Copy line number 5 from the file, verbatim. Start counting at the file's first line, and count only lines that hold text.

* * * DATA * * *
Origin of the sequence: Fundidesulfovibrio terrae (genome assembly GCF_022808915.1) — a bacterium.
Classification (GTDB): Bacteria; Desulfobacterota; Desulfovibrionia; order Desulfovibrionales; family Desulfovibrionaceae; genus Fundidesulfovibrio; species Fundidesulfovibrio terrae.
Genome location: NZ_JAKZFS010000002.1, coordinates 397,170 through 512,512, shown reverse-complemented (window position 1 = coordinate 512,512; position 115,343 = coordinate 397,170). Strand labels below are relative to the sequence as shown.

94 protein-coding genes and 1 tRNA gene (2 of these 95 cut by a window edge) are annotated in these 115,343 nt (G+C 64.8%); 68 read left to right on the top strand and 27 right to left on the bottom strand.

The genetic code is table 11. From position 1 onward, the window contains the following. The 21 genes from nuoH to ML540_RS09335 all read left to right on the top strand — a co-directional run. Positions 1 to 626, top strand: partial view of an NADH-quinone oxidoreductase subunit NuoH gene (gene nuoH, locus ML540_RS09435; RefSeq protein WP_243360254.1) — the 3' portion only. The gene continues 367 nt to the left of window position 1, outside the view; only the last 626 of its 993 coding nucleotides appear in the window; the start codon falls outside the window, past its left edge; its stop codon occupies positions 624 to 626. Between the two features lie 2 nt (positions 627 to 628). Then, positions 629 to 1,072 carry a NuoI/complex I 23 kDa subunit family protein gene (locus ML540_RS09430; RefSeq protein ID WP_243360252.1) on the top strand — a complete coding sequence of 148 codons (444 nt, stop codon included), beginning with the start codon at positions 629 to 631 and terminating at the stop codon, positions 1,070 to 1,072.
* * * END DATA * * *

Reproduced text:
The genetic code is table 11. From position 1 onward, the window contains the following. The 21 genes from nuoH to ML540_RS09335 all read left to right on the top strand — a co-directional run. Positions 1 to 626, top strand: partial view of an NADH-quinone oxidoreductase subunit NuoH gene (gene nuoH, locus ML540_RS09435; RefSeq protein WP_243360254.1) — the 3' portion only. The gene continues 367 nt to the left of window position 1, outside the view; only the last 626 of its 993 coding nucleotides appear in the window; the start codon falls outside the window, past its left edge; its stop codon occupies positions 624 to 626. Between the two features lie 2 nt (positions 627 to 628). Then, positions 629 to 1,072 carry a NuoI/complex I 23 kDa subunit family protein gene (locus ML540_RS09430; RefSeq protein ID WP_243360252.1) on the top strand — a complete coding sequence of 148 codons (444 nt, stop codon included), beginning with the start codon at positions 629 to 631 and terminating at the stop codon, positions 1,070 to 1,072.